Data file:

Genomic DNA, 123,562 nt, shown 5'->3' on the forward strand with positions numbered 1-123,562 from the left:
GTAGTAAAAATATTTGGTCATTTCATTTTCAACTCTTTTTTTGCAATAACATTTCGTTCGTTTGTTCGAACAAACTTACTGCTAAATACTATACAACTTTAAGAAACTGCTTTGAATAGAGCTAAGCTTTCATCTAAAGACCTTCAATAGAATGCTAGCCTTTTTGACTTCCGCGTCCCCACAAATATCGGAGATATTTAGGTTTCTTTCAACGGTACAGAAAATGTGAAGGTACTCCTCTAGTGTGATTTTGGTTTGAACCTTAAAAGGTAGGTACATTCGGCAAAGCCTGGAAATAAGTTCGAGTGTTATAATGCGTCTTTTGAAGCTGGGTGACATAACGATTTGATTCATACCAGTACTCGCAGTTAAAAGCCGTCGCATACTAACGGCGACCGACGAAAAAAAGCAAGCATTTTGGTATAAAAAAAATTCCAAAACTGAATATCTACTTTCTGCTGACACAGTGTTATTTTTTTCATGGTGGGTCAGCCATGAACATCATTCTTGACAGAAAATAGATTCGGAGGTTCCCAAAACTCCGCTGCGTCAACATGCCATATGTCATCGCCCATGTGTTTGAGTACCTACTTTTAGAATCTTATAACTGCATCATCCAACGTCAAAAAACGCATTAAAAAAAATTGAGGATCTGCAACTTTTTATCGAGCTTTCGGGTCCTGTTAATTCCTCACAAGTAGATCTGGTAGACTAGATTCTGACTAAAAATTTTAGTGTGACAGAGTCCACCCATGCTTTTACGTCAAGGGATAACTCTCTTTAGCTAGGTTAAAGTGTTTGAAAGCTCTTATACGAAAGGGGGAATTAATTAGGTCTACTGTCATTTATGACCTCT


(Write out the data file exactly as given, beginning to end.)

Genomic DNA, 123,562 nt, shown 5'->3' on the forward strand with positions numbered 1-123,562 from the left:
GTAGTAAAAATATTTGGTCATTTCATTTTCAACTCTTTTTTTGCAATAACATTTCGTTCGTTTGTTCGAACAAACTTACTGCTAAATACTATACAACTTTAAGAAACTGCTTTGAATAGAGCTAAGCTTTCATCTAAAGACCTTCAATAGAATGCTAGCCTTTTTGACTTCCGCGTCCCCACAAATATCGGAGATATTTAGGTTTCTTTCAACGGTACAGAAAATGTGAAGGTACTCCTCTAGTGTGATTTTGGTTTGAACCTTAAAAGGTAGGTACATTCGGCAAAGCCTGGAAATAAGTTCGAGTGTTATAATGCGTCTTTTGAAGCTGGGTGACATAACGATTTGATTCATACCAGTACTCGCAGTTAAAAGCCGTCGCATACTAACGGCGACCGACGAAAAAAAGCAAGCATTTTGGTATAAAAAAAATTCCAAAACTGAATATCTACTTTCTGCTGACACAGTGTTATTTTTTTCATGGTGGGTCAGCCATGAACATCATTCTTGACAGAAAATAGATTCGGAGGTTCCCAAAACTCCGCTGCGTCAACATGCCATATGTCATCGCCCATGTGTTTGAGTACCTACTTTTAGAATCTTATAACTGCATCATCCAACGTCAAAAAACGCATTAAAAAAAATTGAGGATCTGCAACTTTTTATCGAGCTTTCGGGTCCTGTTAATTCCTCACAAGTAGATCTGGTAGACTAGATTCTGACTAAAAATTTTAGTGTGACAGAGTCCACCCATGCTTTTACGTCAAGGGATAACTCTCTTTAGCTAGGTTAAAGTGTTTGAAAGCTCTTATACGAAAGGGGGAATTAATTAGGTCTACTGTCATTTATGACCTCT